Impact of eLearning on Hospital Emergency Preparedness

Hospitals continue to be the primary patient collection point for medical casualties in disasters, regardless of the event.  The hospital closest to the event typically receives the majority of patients without consideration of the institution’s level of preparedness, trauma designation, or current bed availability.  Therefore, Emergency Department personnel must be trained in the various nuances of disaster management (e.g., triage, incident command, decontamination, and agent monitoring) that may be required during the initial presentation of victims. Staff throughout the hospital need to understand their roles in an emergency, how they fit into their hospital’s incident command system, how they should protect themselves and their patients, and what response actions are expected of them.  Finally, hospital leaders must be well versed in all phases of emergency management (mitigation, preparedness, response, and recovery) and be prepared to direct their staff accordingly.

Hospitals recognize the importance of emergency preparedness training, but tight budgets, multiple shifts, time constraints, lack of in-house expertise, and high turnover make it challenging to retain a well trained staff.  Increasingly busy clinical, managerial, and support staff commonly lack the time and/or schedule flexibility to depend purely on traditional room training methods to become familiar with the broad scope of emergency-management duties and responsibilities.  In addition, the nation’s current economic crisis and skyrocketing travel costs are forcing hospitals to explore the use of technology to accomplish required training.

With minimal technological investment, some eLearning offerings enable hospitals to provide critical training for employees across various disciplines and job categories, and in different locations.  eLearning also can address information-retention issues.  According to some research, nearly 70 percent of the information learned in a training course is forgotten by the time the student needs it.1 Theoretically, by making the training materials available anytime, anywhere, students can instantly refresh their knowledge.  eLearning also allows learners to work at their own pace and to have greater control of their learning environment by being able to choose the style of learning that is most appealing to them.

eLearning is now a multi-billion dollar industry with projections of a 33 percent growth rate expected over the next several years.2 Because of the ever-growing popularity of both portable and hand-held devices, the opportunity to distribute learning materials to support initial training, refresher training, and just-in-time training will inevitably follow technology’s lead. Effectively training members of the nation’s emergency-response and healthcare communities is essential, and eLearning technology allows this information to be disseminated in a more consistent, more easily accessible, and more economical manner.  To accomplish certain efficiencies, however, eLearning must be integrated with other learning (including instructor led training), knowledge transfer, and performance-improvement approaches.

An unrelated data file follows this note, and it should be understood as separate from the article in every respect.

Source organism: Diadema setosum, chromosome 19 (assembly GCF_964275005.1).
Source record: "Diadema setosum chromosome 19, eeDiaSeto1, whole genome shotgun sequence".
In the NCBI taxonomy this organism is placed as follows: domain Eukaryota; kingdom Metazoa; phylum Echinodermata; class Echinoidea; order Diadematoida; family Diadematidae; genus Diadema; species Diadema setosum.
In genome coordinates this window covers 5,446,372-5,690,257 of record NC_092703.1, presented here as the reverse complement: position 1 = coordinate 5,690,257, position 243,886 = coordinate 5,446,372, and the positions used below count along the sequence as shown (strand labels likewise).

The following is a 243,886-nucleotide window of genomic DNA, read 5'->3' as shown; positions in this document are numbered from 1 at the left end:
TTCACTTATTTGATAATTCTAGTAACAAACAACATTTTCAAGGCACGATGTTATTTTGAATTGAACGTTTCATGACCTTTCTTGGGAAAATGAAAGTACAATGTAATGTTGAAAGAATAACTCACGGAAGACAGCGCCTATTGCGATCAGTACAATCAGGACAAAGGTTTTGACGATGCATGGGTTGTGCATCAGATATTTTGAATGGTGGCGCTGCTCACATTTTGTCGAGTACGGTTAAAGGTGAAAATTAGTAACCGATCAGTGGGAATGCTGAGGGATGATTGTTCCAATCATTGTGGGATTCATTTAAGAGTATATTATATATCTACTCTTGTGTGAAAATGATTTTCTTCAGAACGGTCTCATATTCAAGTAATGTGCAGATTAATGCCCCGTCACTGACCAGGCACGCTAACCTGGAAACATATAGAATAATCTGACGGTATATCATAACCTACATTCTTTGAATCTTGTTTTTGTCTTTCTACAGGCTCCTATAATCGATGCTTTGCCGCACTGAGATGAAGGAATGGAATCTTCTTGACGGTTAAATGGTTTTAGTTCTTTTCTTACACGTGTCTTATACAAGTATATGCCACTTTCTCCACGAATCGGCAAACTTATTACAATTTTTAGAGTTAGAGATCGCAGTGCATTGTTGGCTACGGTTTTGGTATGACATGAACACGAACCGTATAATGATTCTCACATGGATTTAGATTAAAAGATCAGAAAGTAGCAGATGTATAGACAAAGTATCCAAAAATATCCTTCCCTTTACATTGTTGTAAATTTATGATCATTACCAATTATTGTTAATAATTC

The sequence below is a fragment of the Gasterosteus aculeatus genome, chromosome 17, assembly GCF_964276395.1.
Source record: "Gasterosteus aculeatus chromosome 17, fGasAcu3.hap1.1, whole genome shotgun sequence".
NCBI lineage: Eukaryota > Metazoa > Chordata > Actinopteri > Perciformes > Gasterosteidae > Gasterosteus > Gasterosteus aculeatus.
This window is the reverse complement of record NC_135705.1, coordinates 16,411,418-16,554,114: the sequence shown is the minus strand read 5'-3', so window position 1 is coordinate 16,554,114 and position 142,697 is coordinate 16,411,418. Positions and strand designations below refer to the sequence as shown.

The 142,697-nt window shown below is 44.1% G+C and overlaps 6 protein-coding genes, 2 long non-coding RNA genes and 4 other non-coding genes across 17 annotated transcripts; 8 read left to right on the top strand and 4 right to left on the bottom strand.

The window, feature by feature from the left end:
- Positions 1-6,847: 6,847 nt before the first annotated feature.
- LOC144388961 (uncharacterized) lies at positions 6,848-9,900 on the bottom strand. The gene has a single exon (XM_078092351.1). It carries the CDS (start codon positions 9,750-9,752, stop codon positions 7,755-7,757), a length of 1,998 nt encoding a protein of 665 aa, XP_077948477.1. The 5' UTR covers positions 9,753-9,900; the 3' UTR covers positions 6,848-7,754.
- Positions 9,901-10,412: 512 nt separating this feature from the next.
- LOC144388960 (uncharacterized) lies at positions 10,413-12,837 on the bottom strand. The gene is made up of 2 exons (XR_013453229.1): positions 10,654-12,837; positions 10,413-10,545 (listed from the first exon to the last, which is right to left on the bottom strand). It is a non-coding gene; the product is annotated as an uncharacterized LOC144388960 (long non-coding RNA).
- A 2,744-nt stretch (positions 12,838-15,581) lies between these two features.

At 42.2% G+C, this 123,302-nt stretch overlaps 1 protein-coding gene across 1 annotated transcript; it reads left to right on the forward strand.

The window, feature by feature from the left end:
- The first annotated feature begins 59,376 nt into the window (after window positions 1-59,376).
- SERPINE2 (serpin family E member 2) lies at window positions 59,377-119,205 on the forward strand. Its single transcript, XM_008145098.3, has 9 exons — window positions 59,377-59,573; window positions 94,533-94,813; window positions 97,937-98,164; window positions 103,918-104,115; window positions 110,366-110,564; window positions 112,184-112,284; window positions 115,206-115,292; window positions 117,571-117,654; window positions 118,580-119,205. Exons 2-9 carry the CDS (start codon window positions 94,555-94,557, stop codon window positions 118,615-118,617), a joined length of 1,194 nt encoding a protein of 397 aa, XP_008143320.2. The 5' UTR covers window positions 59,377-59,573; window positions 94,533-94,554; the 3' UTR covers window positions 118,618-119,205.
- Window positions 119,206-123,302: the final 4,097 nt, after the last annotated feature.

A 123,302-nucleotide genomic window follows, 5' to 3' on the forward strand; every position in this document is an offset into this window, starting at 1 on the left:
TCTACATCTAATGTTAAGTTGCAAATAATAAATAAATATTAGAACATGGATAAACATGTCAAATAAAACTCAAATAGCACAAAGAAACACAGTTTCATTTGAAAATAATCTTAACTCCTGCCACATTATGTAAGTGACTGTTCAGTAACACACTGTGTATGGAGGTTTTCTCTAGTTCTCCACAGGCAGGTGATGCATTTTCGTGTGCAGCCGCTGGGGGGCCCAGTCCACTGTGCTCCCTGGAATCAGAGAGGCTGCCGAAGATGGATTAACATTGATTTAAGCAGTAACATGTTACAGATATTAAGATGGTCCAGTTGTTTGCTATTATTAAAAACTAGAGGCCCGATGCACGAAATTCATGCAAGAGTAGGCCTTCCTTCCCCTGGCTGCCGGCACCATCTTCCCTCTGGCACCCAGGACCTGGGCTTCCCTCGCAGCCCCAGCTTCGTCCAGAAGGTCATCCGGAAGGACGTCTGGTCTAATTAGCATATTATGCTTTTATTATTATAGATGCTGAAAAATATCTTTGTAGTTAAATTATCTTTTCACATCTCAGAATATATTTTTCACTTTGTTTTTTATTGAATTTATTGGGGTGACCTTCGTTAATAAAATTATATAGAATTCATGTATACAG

While eLearning is becoming mainstream in many medical facilities, it has yet to be proven if it will actually improve a hospital‚Äôs state of emergency preparedness or depth of learning ‚Äď i.e., the actual internal process by which the learner takes in information, applies experience, and translates it into knowledge or skills. Although it may be appropriate to use eLearning to replace basic didactic presentations, it remains unknown whether or not this technology can be effectively applied to tabletop exercises, leadership decision-making instruction, and/or skill-based training.¬† In addition, it is important to keep in mind that not all eLearning is created equally.¬† Current eLearning offerings for hospital emergency preparedness vary from PowerPoint¬ģ presentations (which require the learner to read segments of script embedded on each slide), to streaming videos, to commercially available programs that incorporate various learning modalities such as sound, visuals, video, and animation.¬† The most effective means of providing training and the appropriate balance between traditional and eLearning approaches still needs to be determined.¬† Formal guidance, standardization, or outcome metrics also must be determined to ensure that this approach reaps the benefits being sought.

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Footnotes: 1Keller, D: Distance learning works when gas and airfares skyrocket. MLO Med Lab Obs, 2009 Mar 41 (3): 32-3, 37. PMID: 19374185 [PubMed Рindexed for MEDLINE]

2Howell, SL, Williams, PB, Lindsay, NK: Thirty-two Trends Affecting Distance Education: An Informed Foundation for Strategic Planning. www.westga.edu/~distance/ojdla/fall63/howell63.html (accessed 12/9/2009)

Howard Levitin

Dr. Howard Levitin, president of DQE Inc., is both an Emergency Physician and Clinical Assistant Professor at the Indiana University School of Medicine. He has published and lectured widely in the areas of healthcare emergency preparedness.

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